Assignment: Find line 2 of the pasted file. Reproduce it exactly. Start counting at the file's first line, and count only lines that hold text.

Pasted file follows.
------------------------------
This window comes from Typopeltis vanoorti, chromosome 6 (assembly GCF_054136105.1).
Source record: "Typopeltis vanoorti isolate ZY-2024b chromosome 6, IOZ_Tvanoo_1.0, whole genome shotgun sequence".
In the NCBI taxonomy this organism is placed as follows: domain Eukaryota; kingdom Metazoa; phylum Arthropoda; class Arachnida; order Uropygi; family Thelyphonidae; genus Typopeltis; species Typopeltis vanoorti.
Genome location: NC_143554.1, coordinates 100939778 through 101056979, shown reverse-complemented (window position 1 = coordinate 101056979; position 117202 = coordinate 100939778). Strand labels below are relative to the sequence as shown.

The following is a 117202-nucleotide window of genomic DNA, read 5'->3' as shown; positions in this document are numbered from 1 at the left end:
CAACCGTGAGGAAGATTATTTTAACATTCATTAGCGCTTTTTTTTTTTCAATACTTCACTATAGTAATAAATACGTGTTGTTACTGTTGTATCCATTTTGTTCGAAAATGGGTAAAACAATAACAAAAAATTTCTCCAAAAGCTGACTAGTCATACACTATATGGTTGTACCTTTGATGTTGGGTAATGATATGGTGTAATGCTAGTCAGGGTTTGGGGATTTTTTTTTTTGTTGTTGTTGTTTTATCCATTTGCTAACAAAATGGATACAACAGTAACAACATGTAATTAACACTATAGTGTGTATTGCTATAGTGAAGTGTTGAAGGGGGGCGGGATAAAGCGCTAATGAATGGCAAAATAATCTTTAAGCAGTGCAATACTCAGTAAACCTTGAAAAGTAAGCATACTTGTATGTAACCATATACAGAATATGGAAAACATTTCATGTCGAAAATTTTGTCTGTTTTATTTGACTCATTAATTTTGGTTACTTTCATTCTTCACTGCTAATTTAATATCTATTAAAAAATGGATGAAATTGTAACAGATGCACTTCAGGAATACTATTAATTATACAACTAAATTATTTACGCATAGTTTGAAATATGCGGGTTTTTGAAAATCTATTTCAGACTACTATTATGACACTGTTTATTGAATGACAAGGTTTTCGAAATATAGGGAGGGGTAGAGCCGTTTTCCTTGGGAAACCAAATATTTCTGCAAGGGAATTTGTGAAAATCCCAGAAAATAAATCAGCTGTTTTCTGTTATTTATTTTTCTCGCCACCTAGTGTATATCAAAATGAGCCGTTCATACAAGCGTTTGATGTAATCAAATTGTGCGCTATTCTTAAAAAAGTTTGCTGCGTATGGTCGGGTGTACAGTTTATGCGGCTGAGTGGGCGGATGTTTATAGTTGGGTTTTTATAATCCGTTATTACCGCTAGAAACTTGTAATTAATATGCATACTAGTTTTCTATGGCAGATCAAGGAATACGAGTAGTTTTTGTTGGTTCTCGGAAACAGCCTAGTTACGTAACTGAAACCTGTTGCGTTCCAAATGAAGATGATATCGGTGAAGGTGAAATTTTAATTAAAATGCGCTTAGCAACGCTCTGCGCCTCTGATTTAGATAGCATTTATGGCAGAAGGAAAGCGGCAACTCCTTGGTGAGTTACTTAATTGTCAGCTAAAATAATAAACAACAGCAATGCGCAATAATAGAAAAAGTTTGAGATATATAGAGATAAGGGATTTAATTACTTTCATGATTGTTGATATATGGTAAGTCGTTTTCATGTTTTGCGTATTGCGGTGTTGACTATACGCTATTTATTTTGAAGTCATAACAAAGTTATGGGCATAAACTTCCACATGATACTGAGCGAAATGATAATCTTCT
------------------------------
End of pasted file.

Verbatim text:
Source record: "Typopeltis vanoorti isolate ZY-2024b chromosome 6, IOZ_Tvanoo_1.0, whole genome shotgun sequence".